State awards $49.2 million to UCLA stem cell scientists to develop new therapies for disease

Three scientists with the Broad Stem Cell Research Center at UCLA were awarded grants today totaling $49.2 million to take leading-edge stem cell science from the laboratory and translate it into new therapies for such devastating diseases as sickle cell disease, HIV/AIDS, and brain, ovarian and colorectal cancers.
 
In all, 14 disease team grants totaling more than $250 million were awarded today by the California Institute for Regenerative Medicine (CIRM), the state's stem cell agency. Scientists with the UCLA stem cell center have been awarded nearly $122 million in state funding for human pluripotent and adult stem cell research by the agency since 2005.
 
The four-year grants are part of the CIRM's Disease Team Initiative, which seeks to explore new ways of integrating and organizing the highest quality basic, translational and clinical research with the aim of developing new therapies and diagnostic tools. As part of the approval process, disease teams must submit an investigational new drug application to the U.S. Food and Drug Administration within four years, fast-tracking stem cell–related drug development.
 
The UCLA disease team projects include collaborations with other prominent stem cell institutions and industry, and in the case of the cancer disease team grant, a partnership with a Canadian research consortium. The Canadian government is matching the CIRM grant, bringing the total for the UCLA–Canada cancer disease team research project to nearly $40 million.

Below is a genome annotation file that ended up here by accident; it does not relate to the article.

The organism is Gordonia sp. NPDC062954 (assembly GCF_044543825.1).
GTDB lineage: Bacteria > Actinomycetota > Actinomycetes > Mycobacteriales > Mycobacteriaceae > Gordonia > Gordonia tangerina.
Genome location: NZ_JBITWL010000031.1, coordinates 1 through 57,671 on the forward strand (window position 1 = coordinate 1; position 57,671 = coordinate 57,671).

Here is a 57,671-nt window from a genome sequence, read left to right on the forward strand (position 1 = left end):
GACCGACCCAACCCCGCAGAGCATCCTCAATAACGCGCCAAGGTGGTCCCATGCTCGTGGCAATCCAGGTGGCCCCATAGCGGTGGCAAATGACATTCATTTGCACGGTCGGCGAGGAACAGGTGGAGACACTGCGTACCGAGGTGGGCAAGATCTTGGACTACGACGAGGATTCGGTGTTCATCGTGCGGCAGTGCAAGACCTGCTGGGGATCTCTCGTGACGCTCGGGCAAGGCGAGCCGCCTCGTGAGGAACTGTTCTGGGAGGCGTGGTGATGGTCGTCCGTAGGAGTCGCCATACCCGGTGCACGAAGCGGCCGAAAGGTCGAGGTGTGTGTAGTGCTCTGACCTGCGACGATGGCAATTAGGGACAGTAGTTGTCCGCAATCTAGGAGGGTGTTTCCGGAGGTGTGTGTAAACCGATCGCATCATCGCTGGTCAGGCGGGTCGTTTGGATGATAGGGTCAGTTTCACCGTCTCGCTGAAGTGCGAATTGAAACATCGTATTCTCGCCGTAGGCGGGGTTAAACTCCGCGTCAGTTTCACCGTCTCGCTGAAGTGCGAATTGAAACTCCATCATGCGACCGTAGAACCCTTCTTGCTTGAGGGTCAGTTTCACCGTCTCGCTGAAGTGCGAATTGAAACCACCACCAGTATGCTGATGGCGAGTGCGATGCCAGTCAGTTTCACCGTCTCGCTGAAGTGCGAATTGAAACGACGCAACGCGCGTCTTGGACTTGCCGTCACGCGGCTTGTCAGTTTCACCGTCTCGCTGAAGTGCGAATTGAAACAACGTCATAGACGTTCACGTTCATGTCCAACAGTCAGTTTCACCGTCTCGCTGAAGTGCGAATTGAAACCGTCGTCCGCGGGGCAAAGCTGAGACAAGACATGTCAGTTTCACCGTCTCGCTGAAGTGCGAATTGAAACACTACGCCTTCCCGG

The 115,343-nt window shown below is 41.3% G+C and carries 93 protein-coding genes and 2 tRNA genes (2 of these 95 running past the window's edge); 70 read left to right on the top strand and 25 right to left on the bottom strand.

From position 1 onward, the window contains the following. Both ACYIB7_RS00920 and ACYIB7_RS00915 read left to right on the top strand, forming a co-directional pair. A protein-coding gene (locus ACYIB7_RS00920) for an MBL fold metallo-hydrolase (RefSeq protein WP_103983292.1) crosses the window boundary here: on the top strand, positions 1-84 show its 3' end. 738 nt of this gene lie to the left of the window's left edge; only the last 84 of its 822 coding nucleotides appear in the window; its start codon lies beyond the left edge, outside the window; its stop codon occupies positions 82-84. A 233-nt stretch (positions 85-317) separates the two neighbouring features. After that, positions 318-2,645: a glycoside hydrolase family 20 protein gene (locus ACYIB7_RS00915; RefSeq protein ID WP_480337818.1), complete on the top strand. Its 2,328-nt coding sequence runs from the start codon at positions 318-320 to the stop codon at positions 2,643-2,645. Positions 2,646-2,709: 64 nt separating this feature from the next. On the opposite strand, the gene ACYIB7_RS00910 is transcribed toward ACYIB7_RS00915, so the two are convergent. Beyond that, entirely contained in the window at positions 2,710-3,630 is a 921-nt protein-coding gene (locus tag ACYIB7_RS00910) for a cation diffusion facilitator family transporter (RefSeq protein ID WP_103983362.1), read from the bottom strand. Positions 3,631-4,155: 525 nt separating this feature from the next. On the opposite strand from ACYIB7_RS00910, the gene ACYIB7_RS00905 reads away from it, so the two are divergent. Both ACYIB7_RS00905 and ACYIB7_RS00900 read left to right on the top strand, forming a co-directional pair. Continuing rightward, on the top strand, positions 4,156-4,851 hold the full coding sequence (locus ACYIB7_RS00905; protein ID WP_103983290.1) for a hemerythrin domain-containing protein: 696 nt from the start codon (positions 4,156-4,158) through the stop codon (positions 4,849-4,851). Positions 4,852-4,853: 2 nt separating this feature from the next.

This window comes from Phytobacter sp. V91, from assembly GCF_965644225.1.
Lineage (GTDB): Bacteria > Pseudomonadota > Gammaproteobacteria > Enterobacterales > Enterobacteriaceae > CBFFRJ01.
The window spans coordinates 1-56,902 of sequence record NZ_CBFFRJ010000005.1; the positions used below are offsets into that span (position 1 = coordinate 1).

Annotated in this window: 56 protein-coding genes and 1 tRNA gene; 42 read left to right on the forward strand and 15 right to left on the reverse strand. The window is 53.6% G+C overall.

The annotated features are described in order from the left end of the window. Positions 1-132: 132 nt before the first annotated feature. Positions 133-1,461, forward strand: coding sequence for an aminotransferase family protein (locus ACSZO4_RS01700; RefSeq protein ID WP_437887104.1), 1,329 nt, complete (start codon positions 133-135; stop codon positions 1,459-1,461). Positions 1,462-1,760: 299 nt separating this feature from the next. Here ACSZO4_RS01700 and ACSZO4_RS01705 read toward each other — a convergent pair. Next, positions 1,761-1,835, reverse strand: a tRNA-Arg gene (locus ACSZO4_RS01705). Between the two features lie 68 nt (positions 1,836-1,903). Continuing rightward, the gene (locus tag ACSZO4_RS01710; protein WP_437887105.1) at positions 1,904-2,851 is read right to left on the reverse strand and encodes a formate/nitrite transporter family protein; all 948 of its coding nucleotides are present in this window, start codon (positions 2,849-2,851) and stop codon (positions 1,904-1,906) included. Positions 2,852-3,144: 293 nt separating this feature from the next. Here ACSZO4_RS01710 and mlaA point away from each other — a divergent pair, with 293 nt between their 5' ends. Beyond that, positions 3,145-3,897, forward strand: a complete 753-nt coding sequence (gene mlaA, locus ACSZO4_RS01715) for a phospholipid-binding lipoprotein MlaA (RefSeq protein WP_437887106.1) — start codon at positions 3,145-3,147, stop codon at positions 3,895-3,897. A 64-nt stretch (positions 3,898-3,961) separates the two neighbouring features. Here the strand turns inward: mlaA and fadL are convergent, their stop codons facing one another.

"As one of the world's leading research institutions, UCLA has long been a leader in translational research, taking the best laboratory science from the bench to the bedside to provide novel, more effective therapies that benefit the people of the world," said UCLA Chancellor Gene D. Block. "The fact that UCLA received three disease team grants today is a clear acknowledgement that UCLA is a leader in the field and will provide much-needed new therapies for sickle cell disease, HIV/AIDS, and brain, colorectal and ovarian cancers."
 
The UCLA disease team grants were awarded to:
 
Irvin Chen
Chen, director of the UCLA AIDS Institute and a professor of microbiology, immunology and molecular genetics, received $19,999,580 to develop a method to block HIV infection and reproduction in the human body.
 
Dr. Donald Kohn
Kohn, director of the Human Gene Medicine Program at UCLA and a professor of microbiology, immunology and molecular genetics and of pediatrics, received $9,212,365 to develop a blood stem cell transplant to cure sickle cell disease.